Resolving a TOT state requires searching for the word, and deciding if you found the right word. https://goo.gl/images/pDQMUT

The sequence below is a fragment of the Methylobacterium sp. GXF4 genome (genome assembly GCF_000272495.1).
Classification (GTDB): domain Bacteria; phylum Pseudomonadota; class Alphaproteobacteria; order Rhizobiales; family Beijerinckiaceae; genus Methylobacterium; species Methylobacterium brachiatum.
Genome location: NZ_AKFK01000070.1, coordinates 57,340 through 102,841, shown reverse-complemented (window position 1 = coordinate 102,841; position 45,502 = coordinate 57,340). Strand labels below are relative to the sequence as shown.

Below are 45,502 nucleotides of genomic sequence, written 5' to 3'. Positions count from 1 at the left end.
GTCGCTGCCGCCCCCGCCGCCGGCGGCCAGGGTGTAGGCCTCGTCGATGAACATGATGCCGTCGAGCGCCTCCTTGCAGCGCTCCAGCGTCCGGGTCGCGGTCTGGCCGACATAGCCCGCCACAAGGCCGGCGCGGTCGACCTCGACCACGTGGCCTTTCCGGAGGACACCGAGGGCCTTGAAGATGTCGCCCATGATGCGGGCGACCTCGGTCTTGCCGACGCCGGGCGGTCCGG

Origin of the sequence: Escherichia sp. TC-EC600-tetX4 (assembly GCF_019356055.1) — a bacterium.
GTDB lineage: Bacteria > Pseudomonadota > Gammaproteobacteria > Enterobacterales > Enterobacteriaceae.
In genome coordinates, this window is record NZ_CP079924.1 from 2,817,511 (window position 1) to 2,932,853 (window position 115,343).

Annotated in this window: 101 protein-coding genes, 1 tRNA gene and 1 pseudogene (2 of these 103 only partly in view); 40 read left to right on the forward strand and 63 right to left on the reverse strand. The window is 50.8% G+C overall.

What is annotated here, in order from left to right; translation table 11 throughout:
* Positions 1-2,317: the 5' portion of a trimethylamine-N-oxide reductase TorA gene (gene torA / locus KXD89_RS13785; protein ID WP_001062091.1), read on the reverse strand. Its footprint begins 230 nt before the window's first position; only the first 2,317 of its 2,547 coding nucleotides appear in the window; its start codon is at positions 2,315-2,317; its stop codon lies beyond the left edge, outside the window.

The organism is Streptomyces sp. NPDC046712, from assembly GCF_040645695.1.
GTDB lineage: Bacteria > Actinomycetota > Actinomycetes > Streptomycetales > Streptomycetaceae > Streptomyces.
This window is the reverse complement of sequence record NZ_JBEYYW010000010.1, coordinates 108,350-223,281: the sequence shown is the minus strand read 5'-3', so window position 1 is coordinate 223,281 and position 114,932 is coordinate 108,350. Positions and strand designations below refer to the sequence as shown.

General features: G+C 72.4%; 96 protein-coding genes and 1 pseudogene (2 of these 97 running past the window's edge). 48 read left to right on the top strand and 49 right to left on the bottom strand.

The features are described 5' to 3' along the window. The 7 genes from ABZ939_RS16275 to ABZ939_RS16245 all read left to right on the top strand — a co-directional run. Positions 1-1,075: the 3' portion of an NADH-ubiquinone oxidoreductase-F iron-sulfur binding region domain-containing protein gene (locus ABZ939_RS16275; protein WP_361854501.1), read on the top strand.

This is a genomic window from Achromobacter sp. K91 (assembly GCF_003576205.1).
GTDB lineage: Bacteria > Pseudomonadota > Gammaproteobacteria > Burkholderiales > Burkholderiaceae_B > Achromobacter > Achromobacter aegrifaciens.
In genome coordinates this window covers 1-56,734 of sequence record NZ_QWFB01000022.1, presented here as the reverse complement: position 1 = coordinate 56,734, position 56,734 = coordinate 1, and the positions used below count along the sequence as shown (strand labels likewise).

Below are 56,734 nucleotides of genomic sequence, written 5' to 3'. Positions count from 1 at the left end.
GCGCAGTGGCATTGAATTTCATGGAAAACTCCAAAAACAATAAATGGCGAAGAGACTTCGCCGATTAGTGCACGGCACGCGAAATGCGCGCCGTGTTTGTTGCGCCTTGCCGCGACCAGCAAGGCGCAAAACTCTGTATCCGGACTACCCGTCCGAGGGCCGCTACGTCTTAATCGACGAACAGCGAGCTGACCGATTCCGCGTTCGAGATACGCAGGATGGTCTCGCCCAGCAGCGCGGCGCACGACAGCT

Why does this occur with some words and not others? Although many studies have found that this is most likely to occur with proper names, studies show that there are other factors influencing the formation of TOT states (Navarrete, Pastore, Valentini, Peressotti, 2015). As one study found, the Age of Acquisition (AoA) of a word plays a role in which words may cause a TOT state. AoA refers to the age at which a person learns a word. Researchers suggested that words that were acquired earlier in life were less likely to cause a TOT state. Although they suggest that AoA is the best predictor of the TOT state, they found that longer words, words that are used less frequently, and less familiar words were also more likely to cause a TOT state (Navarrete, Pastore, Valentini, Peressotti, 2015). These predictors could also be interpreted in terms of the processes discussed above. For instance, words that are used more frequently are very easy to recall because every time you recall and use the word you are creating a new memory trace. As Logan’s Instance Theory suggests with retrieval practice more memory traces are created, eventually allowing the retrieval process to become automatic (McBride & Cutting, 2016). In other words, the more that you use a word, the easier that it will be to remember in the future. Instead of being an effortful controlled process, it will be automatic and easy to retrieve, like the process of remembering how to ride a bike. Therefore, words that you use less are going to be harder to retrieve because they have fewer memory traces, and require controlled retrieval. These factors all make a TOT state more likely.